ABC Makes a Landmark Deal with Disney Summary

  • Last updated on November 10, 2022

American popular culture was changed by an agreement between the Walt Disney Company and ABC to make a long-running television series and construct a new type of amusement park.

Summary of Event

From its beginnings in 1923 as a small film studio through the close of World War II, the Disney corporate enterprise grew from a marginal operation to a successful niche filmmaking company. Walt and his older brother Roy O. Disney represented but one of the many sets of film entrepreneurs trying to make it in an industry dominated by eight major studios. Throughout the 1930’s and 1940’s, the Disney brothers failed to make theirs a major Hollywood studio even though they produced some successful films. American Broadcasting Company Walt Disney Company Television;ABC-Disney deal[ABC Disney deal] [kw]ABC Makes a Landmark Deal with Disney (Apr., 1954) [kw]Landmark Deal with Disney, ABC Makes a (Apr., 1954) [kw]Disney, ABC Makes a Landmark Deal with (Apr., 1954) American Broadcasting Company Walt Disney Company Television;ABC-Disney deal[ABC Disney deal] [g]North America;Apr., 1954: ABC Makes a Landmark Deal with Disney[04390] [g]United States;Apr., 1954: ABC Makes a Landmark Deal with Disney[04390] [c]Radio and television;Apr., 1954: ABC Makes a Landmark Deal with Disney[04390] [c]Popular culture;Apr., 1954: ABC Makes a Landmark Deal with Disney[04390] [c]Travel and recreation;Apr., 1954: ABC Makes a Landmark Deal with Disney[04390] [c]Business and labor;Apr., 1954: ABC Makes a Landmark Deal with Disney[04390] Disney, Walt Disney, Roy O. Goldenson, Leonard Parker, Fess

Initially the postwar expansionary economic environment disagreed with the Walt Disney Company. During 1948 and 1949, losses appeared on its balance sheets. Throughout the early 1950’s, problems began to mount. In 1953, they came to a crest when the new owner of Radio-Keith-Orpheum Radio-Keith-Orpheum[Radio Keith Orpheum] (RKO), the major Hollywood studio that had long distributed Disney films, broke its agreement. The new owner, billionaire Howard Hughes Hughes, Howard , dismantled his company and sent Disney out on its own.

Walt and Roy had to ante up millions of dollars to form their own film distribution arm, the Buena Vista Film Distribution Company Buena Vista Film Distribution Company . The Disney company also turned from producing animated films such as Snow White and the Seven Dwarfs Snow White and the Seven Dwarfs (Disney) (1937), Fantasia (1940), and Pinocchio (1940) to a greater concentration on mainstream live-action adventure films aimed at a family audience, beginning with Twenty Thousand Leagues Under the Sea Twenty Thousand Leagues Under the Sea (Fleischer) (1954). This attempt by the Disney studio to try to grow into a Hollywood powerhouse initially met with little success. The Disney brothers struggled to fill their new channel of distribution. The Disney filmmaking operation could not grind out feature films fast enough to support its new distribution arm. Disney needed to do something else to ensure corporate survival.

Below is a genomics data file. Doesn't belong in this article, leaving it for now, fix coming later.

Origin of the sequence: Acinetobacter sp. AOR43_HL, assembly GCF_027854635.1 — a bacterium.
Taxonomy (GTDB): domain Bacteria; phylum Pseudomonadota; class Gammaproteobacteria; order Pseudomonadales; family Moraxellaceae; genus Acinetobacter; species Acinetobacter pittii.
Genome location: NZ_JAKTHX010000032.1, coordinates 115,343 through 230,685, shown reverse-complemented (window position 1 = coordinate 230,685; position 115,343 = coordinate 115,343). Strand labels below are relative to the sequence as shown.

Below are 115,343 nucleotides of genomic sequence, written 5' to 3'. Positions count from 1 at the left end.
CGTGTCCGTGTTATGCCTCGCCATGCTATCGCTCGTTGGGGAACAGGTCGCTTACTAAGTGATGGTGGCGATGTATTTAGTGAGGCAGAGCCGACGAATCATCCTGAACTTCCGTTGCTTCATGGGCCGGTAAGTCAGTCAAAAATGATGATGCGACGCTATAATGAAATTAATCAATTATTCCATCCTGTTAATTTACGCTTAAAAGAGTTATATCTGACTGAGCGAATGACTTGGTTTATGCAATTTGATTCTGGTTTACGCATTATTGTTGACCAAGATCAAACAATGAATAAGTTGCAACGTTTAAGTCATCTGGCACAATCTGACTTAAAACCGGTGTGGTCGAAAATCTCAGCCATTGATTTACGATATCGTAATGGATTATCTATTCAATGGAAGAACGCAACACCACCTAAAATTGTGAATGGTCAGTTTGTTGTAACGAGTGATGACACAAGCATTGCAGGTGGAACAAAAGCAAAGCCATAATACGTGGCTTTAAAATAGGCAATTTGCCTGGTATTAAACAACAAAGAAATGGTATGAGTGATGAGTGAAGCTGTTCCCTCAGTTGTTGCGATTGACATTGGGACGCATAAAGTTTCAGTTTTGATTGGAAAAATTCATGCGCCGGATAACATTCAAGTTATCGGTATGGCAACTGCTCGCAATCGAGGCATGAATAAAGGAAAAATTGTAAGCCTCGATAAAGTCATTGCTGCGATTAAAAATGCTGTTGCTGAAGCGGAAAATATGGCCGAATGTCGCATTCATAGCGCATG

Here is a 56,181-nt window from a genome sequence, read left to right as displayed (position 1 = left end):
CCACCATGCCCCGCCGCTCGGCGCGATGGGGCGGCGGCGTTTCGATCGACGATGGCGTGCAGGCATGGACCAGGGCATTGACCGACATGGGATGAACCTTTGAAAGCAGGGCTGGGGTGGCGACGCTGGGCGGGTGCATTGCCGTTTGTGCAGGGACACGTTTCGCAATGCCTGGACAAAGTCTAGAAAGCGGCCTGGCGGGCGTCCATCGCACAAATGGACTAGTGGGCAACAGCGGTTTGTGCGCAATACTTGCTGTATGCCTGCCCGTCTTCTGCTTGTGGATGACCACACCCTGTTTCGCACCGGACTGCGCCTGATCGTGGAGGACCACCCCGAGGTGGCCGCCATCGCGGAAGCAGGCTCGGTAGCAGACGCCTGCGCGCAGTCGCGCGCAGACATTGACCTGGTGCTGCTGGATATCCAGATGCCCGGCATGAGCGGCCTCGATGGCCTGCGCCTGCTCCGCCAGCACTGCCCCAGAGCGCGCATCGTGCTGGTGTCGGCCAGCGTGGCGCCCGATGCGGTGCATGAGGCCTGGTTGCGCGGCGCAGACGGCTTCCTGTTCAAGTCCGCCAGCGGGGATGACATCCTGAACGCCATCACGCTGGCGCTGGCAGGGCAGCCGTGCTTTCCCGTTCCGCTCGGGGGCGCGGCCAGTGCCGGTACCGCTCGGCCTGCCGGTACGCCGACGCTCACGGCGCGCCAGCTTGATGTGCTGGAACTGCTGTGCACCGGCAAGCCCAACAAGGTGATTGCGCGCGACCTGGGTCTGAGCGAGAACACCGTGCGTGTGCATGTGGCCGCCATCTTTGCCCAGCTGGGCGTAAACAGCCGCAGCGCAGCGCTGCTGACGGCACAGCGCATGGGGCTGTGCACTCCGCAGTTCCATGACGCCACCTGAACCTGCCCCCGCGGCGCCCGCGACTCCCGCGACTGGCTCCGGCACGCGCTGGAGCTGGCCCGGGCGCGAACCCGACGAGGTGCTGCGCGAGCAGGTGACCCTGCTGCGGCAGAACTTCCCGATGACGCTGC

In April, 1954, the Walt Disney Company in Hollywood and the American Broadcasting Company (ABC) in New York City announced plans for a Disney television series. Network television was a new outlet for Disney but not the company’s only plan for expansion. Sensing a new audience being created by the baby boom and a new means of access in the widespread sale of automobiles, Walt and Roy Disney wanted to build a new type of theme park Disneyland (theme park) Amusement parks for families in the suburbs. Roy Disney had approached banks with the idea but could not convince conservative bank officers that Disney would build more than “another Coney Island.” The conservative financial institutions turned Roy Disney down; they wanted no part of the proposed “Disneyland.”

Walt and Roy tried a new tactic. David Sarnoff at the National Broadcasting Company (NBC) and William Paley at the Columbia Broadcasting System (CBS) were not interested in the proposed theme park; they turned down the Disneys cold. Leonard Goldenson of ABC, with a bankroll of millions of dollars from theaters he had been forced to sell, agreed to back Disneyland if the Disney company would produce a one-hour television series for the then-struggling ABC-TV. Goldenson, who had merged the former Paramount theaters with ABC-TV, was desperately looking for program suppliers and agreed to pay $500,000 plus $50,000 per show.

The Disneyland Disneyland (television program) television show went on the air on Wednesday nights on ABC beginning in October, 1954; it moved (as Walt Disney Presents) to Friday nights in 1958 and then to Sunday nights in 1960. It would remain a Sunday-night fixture for more than two decades, becoming Walt Disney’s Wonderful World of Color when it moved to NBC in 1961, then The Wonderful World of Disney in 1969 and Disney’s Wonderful World in 1979. CBS took over the show in 1981, as Walt Disney, and showed it for several years.